Non-muscle-invasive Bladder Cancer


1.1. Aim and scope

This overview represents the updated European Association of Urology (EAU) Guidelines for Non-muscle invasive Bladder Cancer (NMIBC), TaT1 and carcinoma in situ (CIS). The information presented is limited to urothelial carcinoma (UC), unless specified otherwise. The aim is to provide practical recommendations on the clinical management of NMIBC with a focus on clinical presentation. Separate EAU Guidelines are available addressing upper tract urothelial carcinoma (UTUC) [1], muscle-invasive and metastatic bladder cancer (MIBC) [2] and primary urethral carcinoma [3].

It must be emphasised that clinical guidelines present the best evidence available to the experts, but following guideline recommendations will not necessarily result in the best outcome. Guidelines can never replace clinical expertise when making treatment decisions for individual patients, but rather help to focus decisions - also taking personal values and references/individual circumstances of patients into account. Guidelines are not mandates and do not purport to be a legal standard of care.

1.2. Panel composition

The EAU Guidelines Panel on NMIBC consists of an international multidisciplinary group of clinicians, including urologists, uro-oncologists, a pathologist, and a patient representative. Members of this Panel have been selected based on their expertise and to represent the professionals treating patients suspected of suffering from bladder cancer. All experts involved in the production of this document have submitted potential conflict of interest statements which can be viewed on the EAU website Uroweb:

1.3. Available publications

A quick reference document, the Pocket guidelines), is available in print. This is an abridged version which may require consultation together with the full text version. Several scientific publications are available, the latest publication dating to 2022 [4]. All documents are accessible through the EAU website Uroweb:

1.4. Publication history and summary of changes

1.4.1. Publication history

The EAU Guidelines on Bladder Cancer were first published in 2000. Standard procedure for EAU Guidelines includes an annual assessment of newly published literature in the field to guide future updates This 2024 NMIBC Guidelines present a limited update of the 2023 publication.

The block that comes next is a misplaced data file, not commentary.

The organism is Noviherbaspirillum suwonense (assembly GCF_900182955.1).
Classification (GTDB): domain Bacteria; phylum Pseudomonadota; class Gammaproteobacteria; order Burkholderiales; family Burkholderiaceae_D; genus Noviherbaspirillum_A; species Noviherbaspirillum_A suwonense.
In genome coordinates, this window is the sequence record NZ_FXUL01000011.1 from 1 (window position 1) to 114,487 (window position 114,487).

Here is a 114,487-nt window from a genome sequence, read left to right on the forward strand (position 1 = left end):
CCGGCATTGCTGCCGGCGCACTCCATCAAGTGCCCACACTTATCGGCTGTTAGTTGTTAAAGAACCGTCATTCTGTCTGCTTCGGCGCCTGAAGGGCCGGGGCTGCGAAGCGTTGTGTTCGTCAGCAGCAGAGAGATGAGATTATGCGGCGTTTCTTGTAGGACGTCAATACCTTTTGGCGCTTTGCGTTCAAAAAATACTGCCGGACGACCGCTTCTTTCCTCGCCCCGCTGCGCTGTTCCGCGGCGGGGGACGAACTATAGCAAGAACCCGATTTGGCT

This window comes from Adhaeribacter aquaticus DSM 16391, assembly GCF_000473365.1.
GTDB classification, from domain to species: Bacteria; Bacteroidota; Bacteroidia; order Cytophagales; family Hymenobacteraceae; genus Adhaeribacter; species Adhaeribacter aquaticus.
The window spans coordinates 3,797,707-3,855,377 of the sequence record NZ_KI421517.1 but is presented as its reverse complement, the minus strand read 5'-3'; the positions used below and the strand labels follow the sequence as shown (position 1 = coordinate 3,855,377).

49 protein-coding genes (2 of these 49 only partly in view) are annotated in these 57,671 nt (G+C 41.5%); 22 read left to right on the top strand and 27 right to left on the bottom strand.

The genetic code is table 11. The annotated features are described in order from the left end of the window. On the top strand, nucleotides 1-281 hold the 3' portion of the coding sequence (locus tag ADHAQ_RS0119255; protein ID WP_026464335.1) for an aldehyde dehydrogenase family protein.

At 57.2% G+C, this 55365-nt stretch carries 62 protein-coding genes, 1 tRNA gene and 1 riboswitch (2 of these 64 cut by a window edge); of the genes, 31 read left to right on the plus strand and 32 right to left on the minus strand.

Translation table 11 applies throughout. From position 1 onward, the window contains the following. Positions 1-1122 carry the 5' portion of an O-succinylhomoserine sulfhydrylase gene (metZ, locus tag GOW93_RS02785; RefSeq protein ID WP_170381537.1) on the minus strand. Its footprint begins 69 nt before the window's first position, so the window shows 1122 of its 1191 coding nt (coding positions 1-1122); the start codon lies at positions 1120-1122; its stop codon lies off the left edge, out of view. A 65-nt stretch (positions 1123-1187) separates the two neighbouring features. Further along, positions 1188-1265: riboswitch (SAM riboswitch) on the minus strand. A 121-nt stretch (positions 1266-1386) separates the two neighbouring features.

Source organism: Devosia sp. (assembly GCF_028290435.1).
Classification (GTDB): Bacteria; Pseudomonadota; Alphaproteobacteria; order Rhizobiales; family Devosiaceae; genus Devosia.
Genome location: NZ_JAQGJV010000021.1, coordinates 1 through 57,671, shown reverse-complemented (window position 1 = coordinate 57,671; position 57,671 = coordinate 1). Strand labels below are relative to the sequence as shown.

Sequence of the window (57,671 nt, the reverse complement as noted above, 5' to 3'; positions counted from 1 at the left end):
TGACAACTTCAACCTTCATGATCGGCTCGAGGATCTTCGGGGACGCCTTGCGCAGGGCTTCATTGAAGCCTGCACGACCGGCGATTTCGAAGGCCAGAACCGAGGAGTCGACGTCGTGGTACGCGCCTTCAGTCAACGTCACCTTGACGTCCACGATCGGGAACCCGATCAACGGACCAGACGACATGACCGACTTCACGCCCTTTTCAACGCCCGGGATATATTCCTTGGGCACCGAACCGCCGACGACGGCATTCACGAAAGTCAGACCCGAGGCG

1.4.2. Summary of changes

For the 2024 NMIBC Guidelines new and relevant evidence was identified, collated and appraised through a structured assessment of the literature for all sections of the Guidelines. This resulted in the inclusion of 36 updated studies across the Guidelines. Key changes include the addition of:

  • a new category of high-grade recurrence during or after BCG (table 7.2): the BCG-exposed tumour category;
  • updates on the proposed treatment options for late BCG relapses and low grade (LG) recurrence after bacillus Calmette-Guérin (BCG) for primary intermediate-risk bladder cancer in table 7.3;
  • a proposed follow-up schedule based on patient’s risk category in Table 8.2;
  • a new section on patient reported outcome measures and quality indicators for NMIBC (section 9).

In addition, minor adaptions and updates to multiple recommendations have been made and users are advised to review all sections in full. A summary of key recommendation changes include:

  • an update in the evidence and guidelines in section 4.10 on bladder cancer classification;
  • new summary of evidence and recommendations updates in section 5.15 on the transurethral resection of the bladder, biopsies and pathology report;
  • guidelines updates in section 7.10 on adjuvant therapy in TaT1 tumours and for therapy of carcinoma in situ;
  • a new update to the very high risk EAU risk group, in section 7.11 on the guidelines for the treatment of TaT1 tumours and carcinoma in situ according to risk stratification;
  • new updates in section 8.2 on the summary of evidence and recommendations for the follow-up of patients after transurethral resection of the bladder for non-muscle-invasive bladder cancer.